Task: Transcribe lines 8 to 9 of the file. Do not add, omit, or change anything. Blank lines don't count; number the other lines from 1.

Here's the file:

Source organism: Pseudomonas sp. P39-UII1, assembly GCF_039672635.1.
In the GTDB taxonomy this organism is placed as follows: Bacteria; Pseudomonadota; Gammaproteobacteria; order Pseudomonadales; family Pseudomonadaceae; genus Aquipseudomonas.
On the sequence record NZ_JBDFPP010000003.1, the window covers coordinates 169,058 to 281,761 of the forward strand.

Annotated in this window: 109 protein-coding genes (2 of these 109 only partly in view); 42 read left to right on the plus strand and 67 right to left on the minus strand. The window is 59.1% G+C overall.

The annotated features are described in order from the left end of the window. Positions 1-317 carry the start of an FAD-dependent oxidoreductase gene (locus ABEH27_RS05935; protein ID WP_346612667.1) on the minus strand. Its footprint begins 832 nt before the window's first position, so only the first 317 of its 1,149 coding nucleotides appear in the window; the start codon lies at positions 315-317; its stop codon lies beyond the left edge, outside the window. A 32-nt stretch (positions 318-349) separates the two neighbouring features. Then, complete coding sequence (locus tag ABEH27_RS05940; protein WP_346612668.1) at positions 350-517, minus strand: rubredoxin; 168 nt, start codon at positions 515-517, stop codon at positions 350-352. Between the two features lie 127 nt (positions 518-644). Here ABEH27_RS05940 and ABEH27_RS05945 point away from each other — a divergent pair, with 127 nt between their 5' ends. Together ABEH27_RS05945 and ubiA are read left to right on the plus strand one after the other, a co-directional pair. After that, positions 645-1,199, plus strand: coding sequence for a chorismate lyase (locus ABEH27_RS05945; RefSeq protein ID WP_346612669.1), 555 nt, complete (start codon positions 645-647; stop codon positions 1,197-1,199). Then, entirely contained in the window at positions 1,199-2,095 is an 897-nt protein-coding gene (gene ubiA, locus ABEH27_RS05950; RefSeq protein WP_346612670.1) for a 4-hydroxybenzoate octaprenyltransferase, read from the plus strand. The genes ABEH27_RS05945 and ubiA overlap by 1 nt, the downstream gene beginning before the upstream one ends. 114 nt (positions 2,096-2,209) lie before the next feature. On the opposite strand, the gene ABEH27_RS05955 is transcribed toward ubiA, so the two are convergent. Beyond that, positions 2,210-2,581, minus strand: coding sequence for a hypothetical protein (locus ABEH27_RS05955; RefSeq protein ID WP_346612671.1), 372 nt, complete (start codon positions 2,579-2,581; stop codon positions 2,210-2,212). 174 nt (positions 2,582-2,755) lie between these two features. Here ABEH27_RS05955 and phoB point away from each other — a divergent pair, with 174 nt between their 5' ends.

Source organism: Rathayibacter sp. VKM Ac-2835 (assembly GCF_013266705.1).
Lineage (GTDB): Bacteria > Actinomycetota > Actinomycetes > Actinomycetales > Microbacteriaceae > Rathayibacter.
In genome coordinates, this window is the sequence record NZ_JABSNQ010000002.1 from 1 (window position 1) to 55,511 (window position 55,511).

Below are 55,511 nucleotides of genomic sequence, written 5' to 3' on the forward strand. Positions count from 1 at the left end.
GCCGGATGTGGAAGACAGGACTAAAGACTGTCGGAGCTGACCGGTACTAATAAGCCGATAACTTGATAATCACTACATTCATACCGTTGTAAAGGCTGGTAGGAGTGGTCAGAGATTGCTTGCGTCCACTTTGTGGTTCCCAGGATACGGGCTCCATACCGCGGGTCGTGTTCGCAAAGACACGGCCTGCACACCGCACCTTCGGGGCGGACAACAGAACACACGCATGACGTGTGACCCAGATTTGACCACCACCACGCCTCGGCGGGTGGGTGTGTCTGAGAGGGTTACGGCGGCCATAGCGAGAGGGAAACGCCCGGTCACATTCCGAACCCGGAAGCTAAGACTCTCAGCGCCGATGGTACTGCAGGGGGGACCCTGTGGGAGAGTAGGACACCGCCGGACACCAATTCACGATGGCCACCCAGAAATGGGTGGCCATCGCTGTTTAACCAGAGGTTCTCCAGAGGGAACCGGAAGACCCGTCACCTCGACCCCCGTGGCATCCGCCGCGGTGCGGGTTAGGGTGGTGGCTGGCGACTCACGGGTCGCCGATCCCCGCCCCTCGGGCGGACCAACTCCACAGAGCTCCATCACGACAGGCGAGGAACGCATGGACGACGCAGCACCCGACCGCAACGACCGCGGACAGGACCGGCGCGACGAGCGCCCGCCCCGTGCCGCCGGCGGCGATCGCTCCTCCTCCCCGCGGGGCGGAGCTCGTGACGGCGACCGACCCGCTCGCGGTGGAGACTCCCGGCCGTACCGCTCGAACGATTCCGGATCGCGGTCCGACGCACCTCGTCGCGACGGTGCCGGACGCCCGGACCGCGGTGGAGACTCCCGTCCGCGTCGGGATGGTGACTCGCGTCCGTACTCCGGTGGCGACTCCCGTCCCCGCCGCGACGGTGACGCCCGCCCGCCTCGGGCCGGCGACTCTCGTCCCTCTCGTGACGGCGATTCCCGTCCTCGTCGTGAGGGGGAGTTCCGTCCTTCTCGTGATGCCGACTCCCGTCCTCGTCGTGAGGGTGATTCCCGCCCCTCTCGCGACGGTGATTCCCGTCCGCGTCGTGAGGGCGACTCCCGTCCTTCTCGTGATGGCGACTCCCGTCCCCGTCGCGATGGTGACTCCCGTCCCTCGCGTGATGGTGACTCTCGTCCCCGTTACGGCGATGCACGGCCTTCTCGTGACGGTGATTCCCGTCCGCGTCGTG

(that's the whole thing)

In genome coordinates, this window is the sequence record NZ_JABSNQ010000002.1 from 1 (window position 1) to 55,511 (window position 55,511).

Below are 55,511 nucleotides of genomic sequence, written 5' to 3' on the forward strand. Positions count from 1 at the left end.